G.  whereas the primary objective of the REACH Regulation, in light of its recital 16, as interpreted by the Court of Justice of the European Union(9), is to ensure a high level of protection of human health and the environment;

H.  whereas according to Article 55 and in light of recital 12 of the REACH Regulation, a central aim of authorisation is the substitution of substances of very high concern with safer alternative substances or technologies;

I.  whereas the RAC confirmed that it is not possible to determine a derived no-effect level for the carcinogenic properties of chromium trioxide, which is therefore considered as a ‘non-threshold substance’ for the purposes of point (a) of Article 60(3) of the REACH Regulation; whereas this means that a theoretical ‘safe level of exposure’ to this substance cannot be set and used as a benchmark to assess whether the risk of using it is adequately controlled;

J.  whereas the RAC has estimated that the granting of such an authorisation would lead to 50 statistical fatal cancer cases every year;

K.  whereas Article 60(4) of the REACH Regulation provides that an authorisation to use a substance whose risks are not adequately controlled may only be granted if it is shown that socio-economic benefits outweigh the risk to human health or the environment arising from the use of the substance and if there are no suitable alternative substances or technologies;

L.  whereas the application concerns the use of 20 000 tonnes of chromium trioxide per year;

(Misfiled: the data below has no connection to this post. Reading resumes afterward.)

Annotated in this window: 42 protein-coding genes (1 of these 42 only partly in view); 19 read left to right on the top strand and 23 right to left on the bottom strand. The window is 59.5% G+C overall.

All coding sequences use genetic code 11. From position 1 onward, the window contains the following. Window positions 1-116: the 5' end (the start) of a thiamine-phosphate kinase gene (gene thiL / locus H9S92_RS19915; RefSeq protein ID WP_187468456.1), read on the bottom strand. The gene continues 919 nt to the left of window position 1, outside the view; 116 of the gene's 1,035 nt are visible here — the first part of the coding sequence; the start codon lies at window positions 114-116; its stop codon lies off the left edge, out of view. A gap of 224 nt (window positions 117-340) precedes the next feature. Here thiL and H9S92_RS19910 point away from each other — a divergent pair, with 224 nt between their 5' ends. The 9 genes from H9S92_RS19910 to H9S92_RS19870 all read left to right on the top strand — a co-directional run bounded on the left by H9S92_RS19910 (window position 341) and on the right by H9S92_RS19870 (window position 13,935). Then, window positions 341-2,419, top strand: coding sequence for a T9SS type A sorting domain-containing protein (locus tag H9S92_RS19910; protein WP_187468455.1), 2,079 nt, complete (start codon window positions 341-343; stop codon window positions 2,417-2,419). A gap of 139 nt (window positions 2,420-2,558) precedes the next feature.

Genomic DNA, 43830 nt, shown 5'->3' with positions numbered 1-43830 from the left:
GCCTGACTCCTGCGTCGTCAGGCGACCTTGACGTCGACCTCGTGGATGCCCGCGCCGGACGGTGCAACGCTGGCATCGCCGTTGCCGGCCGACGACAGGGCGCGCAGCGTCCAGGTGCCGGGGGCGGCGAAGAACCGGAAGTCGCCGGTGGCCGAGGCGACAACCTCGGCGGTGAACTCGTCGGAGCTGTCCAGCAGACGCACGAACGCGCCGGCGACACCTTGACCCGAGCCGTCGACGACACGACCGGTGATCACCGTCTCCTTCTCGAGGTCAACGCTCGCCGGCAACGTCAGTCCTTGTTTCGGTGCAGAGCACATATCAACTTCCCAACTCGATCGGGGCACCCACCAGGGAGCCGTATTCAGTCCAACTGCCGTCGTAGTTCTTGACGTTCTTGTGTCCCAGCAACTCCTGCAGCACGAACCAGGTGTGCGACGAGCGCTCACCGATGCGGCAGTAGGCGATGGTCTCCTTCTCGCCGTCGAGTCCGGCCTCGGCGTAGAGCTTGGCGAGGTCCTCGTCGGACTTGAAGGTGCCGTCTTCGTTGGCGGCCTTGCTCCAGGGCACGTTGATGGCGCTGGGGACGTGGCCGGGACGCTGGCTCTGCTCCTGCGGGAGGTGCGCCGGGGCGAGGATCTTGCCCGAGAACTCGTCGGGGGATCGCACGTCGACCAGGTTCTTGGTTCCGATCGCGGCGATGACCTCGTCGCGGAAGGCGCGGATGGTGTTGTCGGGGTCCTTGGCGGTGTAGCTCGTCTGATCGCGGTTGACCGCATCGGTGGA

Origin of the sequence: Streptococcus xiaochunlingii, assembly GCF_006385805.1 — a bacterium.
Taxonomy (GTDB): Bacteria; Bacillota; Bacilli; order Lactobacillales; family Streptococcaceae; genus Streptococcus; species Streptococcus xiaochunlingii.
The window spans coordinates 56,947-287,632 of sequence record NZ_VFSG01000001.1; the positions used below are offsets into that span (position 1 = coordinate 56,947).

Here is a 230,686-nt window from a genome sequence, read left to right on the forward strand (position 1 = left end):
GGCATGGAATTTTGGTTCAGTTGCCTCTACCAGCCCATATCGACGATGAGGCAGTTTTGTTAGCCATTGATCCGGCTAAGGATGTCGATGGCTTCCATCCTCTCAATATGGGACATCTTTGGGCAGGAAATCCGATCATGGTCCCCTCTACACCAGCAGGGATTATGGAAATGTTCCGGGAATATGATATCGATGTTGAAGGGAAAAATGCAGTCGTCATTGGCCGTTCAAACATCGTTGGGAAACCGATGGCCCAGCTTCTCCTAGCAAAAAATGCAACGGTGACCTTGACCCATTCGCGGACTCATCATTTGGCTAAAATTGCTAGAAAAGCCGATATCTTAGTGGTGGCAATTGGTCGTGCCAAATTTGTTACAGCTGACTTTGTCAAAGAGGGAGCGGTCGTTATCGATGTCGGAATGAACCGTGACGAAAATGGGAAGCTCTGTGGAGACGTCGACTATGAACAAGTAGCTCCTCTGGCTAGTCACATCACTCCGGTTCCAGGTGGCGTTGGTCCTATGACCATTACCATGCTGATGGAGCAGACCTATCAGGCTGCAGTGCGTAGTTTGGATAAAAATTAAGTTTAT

M.  whereas the application concerns a very large number of downstream users (more than 4 000 sites) active in industry sectors ranging from cosmetics to aerospace, from food packaging to automotive, and from sanitary to construction, with an unprecedented number of workers who are exposed (more than 100 000 workers);

N.  whereas the application formally concerns six ‘uses’; whereas those use descriptions are nevertheless so generic that they result in a very broad scope, or even an ‘extremely broad scope’(10); whereas this vitiates both the socio-economic assessment as well as the assessment of suitable alternatives;

O.  whereas point (d) of Article 62(4) of the REACH Regulation requires the Applicants to provide a chemical safety report in accordance with Annex I; whereas this must include an exposure assessment(11);

P.  whereas the RAC noted a major discrepancy between the scope of the application submitted and the information provided therein(12);

Q.  whereas the RAC identified major gaps in the information provided by the Applicants regarding the exposure scenarios for workers(13);

R.  whereas the failure of the Applicants to provide the necessary information regarding the exposure scenarios of workers was acknowledged in the draft Commission implementing decision(14);

S.  whereas, instead of considering the application not to be in conformity under Article 60(7) of the REACH Regulation, the draft Commission implementing decision simply requires that the Applicants provide the missing data in their review report, years after adoption of this draft decision(15);

T.  whereas the review report, in accordance with Article 61 of the REACH Regulation, is not intended to give companies additional time to fill gaps in information that had to be provided up front (since such information is key to the decision-making), but is meant to ensure that the information initially provided in the application is still up-to-date;

U.  whereas the General Court clearly stated that conditions attached to an authorisation, within the meaning of Article 60(8) and (9) of the REACH Regulation, cannot aim at remedying the potential failures of or gaps in the application for authorisation(16);